Before we get started, I know what you're thinking.
“Promotions? They rarely work the way I’d like, and that time I tried Groupon it really ate into my bottom line."
Don't worry: we've got a list of 10 ways to run restaurant promotions that can increase your sales and boost your profits. And if that's not enough, we also provide rules of thumb on how to create highly successful restaurant marketing campaigns of your own.
Restaurant Marketing Plan
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4 Rules of Thumb for Restaurant Promotions
Know Your Customer Base
Before we dive into specific restaurant promotion ideas, it’s important to call out that no promotion is successful without first identifying, analyzing, and understanding your existing customers and your target customers. Running a promotion that isn't enticing to your audience is a waste of energy and unfortunately, it happens all the time.
Ask yourself: Are you located near office buildings? A stadium? Do your customers tend to be older or younger? Families? What motivates your customers: having an experience, trying new foods, or saving money, or something else? Figure out the answers to these questions and you'll have a much easier time coming up with restaurant promotion ideas that spur repeat visits.
Look at Your Business Challenges
Restaurant promotions exist to help restaurants overcome challenges unique to their business.
While some operational challenges can be identified by chatting with your team members, underlying issues are best discovered by diving into the data and analytics from your restaurant point of sale system.
Is there a section of your menu that isn’t getting any love, or a time of day where your staff are idle? Set up discounts on those foods that aren’t moving, and try a happy hour during off-peak times.
Revenue vs. Press?
Typically, people think restaurant promotions exist only to increase revenue, but a lot of successful promotions have a more "big-picture" aim: to generate press for the business, which can increase revenue.
Marketing initiatives that exist to drive press can sometimes be more impactful for a business than revenue-focused promotions. This is because the brand awareness they generate extends far beyond the dollars and cents attributed to one promotional campaign.
Think about it: a revenue-oriented promotion where guests are given a discount on a menu item or their check during a given time frame will only have an impact on your business as long as the promotion is live. But press has much greater longevity, and may even encourage traffic to your restaurant weeks or months from the original publish date, depending on when someone comes across the coverage.
Try connecting with a local reporter and coordinating a few press opportunities over the course of the quarter to give your business a boost periodically throughout the year.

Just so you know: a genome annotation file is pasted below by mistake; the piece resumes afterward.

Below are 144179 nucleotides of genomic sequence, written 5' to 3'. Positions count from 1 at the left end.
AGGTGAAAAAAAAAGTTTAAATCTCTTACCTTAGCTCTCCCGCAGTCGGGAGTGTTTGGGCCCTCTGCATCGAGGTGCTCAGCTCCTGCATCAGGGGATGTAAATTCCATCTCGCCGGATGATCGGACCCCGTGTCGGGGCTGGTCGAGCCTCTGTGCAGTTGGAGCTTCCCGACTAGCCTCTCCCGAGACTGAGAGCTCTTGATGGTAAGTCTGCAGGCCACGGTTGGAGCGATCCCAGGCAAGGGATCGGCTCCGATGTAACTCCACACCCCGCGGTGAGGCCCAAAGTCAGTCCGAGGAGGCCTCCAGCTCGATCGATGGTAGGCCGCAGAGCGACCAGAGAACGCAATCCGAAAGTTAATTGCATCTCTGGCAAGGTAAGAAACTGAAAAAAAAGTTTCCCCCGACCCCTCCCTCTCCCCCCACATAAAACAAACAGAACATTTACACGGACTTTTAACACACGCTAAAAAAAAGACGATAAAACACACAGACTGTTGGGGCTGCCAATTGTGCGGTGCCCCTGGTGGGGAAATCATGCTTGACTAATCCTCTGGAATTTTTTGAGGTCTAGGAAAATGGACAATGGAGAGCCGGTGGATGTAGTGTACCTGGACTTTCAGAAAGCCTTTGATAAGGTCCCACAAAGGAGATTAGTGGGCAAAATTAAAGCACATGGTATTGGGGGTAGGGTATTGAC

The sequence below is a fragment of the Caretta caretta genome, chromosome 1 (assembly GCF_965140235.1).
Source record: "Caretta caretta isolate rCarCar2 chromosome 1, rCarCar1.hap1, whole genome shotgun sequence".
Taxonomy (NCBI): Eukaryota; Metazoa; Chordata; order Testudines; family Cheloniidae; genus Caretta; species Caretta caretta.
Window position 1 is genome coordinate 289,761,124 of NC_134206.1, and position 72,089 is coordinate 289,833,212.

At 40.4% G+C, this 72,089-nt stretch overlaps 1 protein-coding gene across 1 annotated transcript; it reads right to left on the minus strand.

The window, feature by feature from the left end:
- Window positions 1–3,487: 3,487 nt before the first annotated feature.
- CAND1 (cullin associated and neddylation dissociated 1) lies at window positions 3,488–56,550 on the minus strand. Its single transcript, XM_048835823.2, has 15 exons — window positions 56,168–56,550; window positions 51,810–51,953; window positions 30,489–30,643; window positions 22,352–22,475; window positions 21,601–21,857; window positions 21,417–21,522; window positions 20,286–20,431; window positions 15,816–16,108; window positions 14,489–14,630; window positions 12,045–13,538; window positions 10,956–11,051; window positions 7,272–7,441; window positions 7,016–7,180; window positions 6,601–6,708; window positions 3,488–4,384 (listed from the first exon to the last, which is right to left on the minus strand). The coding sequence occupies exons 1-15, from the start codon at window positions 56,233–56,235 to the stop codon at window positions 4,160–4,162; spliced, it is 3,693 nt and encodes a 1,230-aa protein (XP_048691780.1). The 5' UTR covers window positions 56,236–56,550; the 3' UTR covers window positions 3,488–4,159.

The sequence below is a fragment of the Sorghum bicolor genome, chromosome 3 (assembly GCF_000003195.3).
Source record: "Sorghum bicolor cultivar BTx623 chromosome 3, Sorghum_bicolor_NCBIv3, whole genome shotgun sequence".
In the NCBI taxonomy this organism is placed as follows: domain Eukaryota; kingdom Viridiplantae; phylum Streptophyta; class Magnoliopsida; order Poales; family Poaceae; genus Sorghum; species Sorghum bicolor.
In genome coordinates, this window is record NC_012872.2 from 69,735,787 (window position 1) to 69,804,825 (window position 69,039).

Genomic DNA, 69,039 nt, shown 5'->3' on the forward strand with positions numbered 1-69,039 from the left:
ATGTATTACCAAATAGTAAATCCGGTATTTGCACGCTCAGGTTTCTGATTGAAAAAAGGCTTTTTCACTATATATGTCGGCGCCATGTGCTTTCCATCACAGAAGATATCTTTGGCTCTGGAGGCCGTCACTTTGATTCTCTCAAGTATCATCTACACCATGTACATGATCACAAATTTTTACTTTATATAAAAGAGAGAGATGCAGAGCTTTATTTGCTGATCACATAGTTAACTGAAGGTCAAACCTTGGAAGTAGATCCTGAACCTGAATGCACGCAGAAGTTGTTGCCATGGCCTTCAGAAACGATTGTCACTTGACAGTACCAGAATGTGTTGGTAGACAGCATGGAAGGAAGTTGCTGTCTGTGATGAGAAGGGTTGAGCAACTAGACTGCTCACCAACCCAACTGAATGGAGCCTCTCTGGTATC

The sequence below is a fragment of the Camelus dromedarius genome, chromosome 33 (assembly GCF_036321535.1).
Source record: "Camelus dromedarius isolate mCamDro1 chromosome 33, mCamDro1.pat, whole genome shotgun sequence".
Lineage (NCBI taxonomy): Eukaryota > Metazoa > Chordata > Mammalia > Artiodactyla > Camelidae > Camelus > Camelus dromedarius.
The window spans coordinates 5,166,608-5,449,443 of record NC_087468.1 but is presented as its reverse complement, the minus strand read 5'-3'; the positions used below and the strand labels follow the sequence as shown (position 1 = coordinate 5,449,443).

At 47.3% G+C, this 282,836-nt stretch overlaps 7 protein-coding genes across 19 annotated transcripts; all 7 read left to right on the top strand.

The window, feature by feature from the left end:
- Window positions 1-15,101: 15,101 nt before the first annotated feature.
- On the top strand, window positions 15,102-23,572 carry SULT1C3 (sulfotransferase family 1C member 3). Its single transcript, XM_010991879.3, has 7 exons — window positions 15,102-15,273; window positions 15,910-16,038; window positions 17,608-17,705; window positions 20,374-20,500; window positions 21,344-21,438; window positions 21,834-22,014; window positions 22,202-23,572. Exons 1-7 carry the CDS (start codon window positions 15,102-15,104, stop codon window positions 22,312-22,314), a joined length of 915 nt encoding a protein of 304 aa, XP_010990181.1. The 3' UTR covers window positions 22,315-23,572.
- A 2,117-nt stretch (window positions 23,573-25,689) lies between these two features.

Know Your Margins
Lastly, as we all know, it's important to know the margins of every menu item – both food and beverage. This helps you think up creative bundles of offerings that, together, give you the profit margin you’d like to get. For example, you could just give away free fries to all customers for a short timeframe, but it might be more fruitful to offer free fries when they buy a milkshake.
Generally speaking, it's best to promote offerings with high profit margins as a lead into the rest of your menu. However, it's more important to thoroughly understand your margins so you not only know how much you can discount, but so that you can make more informed purchasing decisions and identify ways to make your inventory go farther.
The 10 Best Restaurant Promotion Ideas
The best way to tailor promotions to your business is to write down your top 5-10 business challenges, and then write down the top 5-10 things that motivate your customers. Then, connect the dots.
Here are 10 restaurant promotion ideas you should add to your 2020 restaurant marketing plan.
1. Leverage a Big Local Event
Plan a promotion around a big event nearby, like a local sporting event, concert, or festival. This helps drive business and generates awareness of your restaurant to a much larger audience made up of all the people attending the larger event. You’ll essentially be riding off the coattails of that event’s marketing.
Examples: offer 5% off to people who have a ticket to a local hockey game, or $5 off any purchase before a concert that is down the street.
2. Charities & Celebrities
Bringing in a celebrity (local or big-time, depending on your budget) can be expensive, but we’ve seen success in enticing them in by donating a certain portion of the day’s proceeds to a charity of their choosing. Getting a big name in the door not only gets people into the restaurant, but combining this effort with charity allows you to show your community that you care about a good cause.
Examples: have a celebrity bartend from 4-8pm and give all proceeds from pizzas sold in that time frame to your local fire station or food bank.